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The Academy of Cinema and Television Announces Collaboration with Malese Jow


The Academy of Cinema and Television (ACT) announced today, a collaboration with Malese Jow to create specialized online educational series for kids and teens interested in the Entertainment Industry. This is the second in a series of Question & Answer training sessions to be announced worldwide.

The Academy of Cinema and Television ( realizes that many parents have aspiring starlets who know at a young age exactly what he or she wants to do – act professionally. Of course, they tend to voice their desire in terms of “I want to be a movie star” or “I want to be like Hannah Montana”. However, the road to becoming a child or teen actor is often paved with pitfalls, ones that can be avoided if you know what to look for. This why the new Internet series of Q & As are so important ... learning from those who are walking the road to stardom.

Students of ACT learn techniques of working on camera, how to bring an audition or scene alive, as well as important processes to make them stand out from the crowd. Now, they can also learn first hand the demands of the entertainment industry from successful child and teen stars, like Malese Jow (

Jow was born, Elizabeth Melise Jow on February 18, 1991. The Tulsa, Oklahoma native is half-Chinese and part-Cherokee Indian. Jow began her career at the tender age of two as a print model for JC Penny out of the Dallas market and also appeared in number of national commercials by the time she was five. When she was seven she was chosen to be the opening act for Rodney Lay and the Wild West, a group of retired country musicians from Hee Haw fame at a live theater show in Grove, Oklahoma. Jow was selected over 75 adult women for this opportunity, and began a year-long run as one of their leading ladies - opening for such legendary acts as Brenda Lee, George Jones, Ty Herndon, and many others.

At the age of eight, the head of McDonald’s advertising heard Jow’s voice, and after a whirlwind corporate meeting with their executives in Chicago, she was given the unique opportunity of appearing in several McDonald’s/Disney commercials and radio jingles. In the spring of 2000, 9-year-old Malese and her family moved to LA for the Hollywood pilot season.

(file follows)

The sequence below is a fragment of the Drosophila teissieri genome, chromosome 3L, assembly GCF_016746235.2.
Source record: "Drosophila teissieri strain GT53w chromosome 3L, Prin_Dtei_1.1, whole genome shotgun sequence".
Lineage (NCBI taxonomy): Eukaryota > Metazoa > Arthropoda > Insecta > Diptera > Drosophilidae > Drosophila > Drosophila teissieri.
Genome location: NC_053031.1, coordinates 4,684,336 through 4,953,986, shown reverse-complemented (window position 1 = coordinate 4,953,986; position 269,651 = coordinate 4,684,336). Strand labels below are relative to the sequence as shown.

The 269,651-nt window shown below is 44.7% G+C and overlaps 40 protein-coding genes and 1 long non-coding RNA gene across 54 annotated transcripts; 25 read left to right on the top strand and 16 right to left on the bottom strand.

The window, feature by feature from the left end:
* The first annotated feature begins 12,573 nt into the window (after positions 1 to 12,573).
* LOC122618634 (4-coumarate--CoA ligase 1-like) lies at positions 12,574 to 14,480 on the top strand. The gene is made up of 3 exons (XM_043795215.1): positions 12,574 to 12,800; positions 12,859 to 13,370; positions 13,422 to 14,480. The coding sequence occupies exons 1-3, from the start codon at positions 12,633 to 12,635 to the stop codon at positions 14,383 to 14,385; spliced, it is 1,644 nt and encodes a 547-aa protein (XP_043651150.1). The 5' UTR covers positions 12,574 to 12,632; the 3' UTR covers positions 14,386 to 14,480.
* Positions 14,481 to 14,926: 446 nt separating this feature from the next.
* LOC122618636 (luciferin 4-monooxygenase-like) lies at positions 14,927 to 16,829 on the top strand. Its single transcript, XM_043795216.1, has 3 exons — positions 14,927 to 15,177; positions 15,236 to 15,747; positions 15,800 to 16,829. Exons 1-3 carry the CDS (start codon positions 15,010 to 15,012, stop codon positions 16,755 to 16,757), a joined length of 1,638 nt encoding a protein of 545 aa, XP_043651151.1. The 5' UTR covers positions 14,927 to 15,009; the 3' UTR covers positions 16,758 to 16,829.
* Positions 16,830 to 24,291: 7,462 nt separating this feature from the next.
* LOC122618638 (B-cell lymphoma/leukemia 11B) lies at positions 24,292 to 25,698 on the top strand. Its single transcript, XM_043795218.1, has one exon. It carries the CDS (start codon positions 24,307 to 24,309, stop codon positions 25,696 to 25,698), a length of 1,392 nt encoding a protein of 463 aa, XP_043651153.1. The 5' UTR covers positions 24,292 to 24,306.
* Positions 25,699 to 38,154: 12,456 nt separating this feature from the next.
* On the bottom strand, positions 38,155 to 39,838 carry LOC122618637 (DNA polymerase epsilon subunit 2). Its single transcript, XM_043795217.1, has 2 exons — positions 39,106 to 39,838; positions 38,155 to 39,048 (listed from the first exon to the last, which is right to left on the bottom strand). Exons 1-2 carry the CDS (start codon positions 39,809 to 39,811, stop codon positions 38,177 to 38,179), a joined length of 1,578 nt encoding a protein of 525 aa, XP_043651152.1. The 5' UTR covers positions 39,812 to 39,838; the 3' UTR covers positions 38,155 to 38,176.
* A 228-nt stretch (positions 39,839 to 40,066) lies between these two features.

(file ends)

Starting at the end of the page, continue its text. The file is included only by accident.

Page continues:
In 2002 she appeared on Ed McMahon’s Next Big Star on PAX-TV. She won 4 rounds against stiff competition and made it to the finals where she suffered a devastating loss to her competitor by ONE audience vote - after the first balloting was declared a tie. After the disappointing loss she focused primarily on acting, and in 2003 competed against thousands of girls and landed the role of the funky and fashionable Geena Fabiano for the pilot of Nickelodeon’s hit show “Unfabulous” ( ).

Jow is perhaps best known for playing the Geena Fabiano role on the Nickelodeon series, alongside Emma Roberts, and her 2007 role in the movie “Bratz” as the character Quinn in the popular group of high school girls from the film.

Today Jow is focused on her music and pursing her life-long dream of becoming a serious vocalist. According to her MySpace profile at, she wants “to have a career in the entertainment industry that spans over a lifetime…”

Young talented kids like Jow are in demand in the entertainment industry this year. With television stations like Disney and Nickelodeon targeting only kids and teens, the market for new faces is growing as never before. And with this growth comes “instant stardom” for the ones that are picked to act, sing, dance or even do extra work. Such stardom is often difficult for adults to deal with, much less children, so it is vitally important that the family be involved as well. Knowing other families and parents who have put their own lives on hold to follow their child’s dreams and have been successful makes the journey much easier.

The Academy of Cinema and Television (A.C.T.) is a private institution with cutting edge training centers that have revolutionized performance education in on-camera acting, modeling, singing and dancing. A.C.T. is constantly evolving to meet new technologies, new formats, and new approaches to on-camera training. The selection process at all their school locations is by invitation only. The academy concentrates on preparing a select group of talented young people to enter the entertainment industry. Class size is kept small to optimize the learning environment.


 Academy of Cinema
 on camera training
 acting schools
 modeling schools

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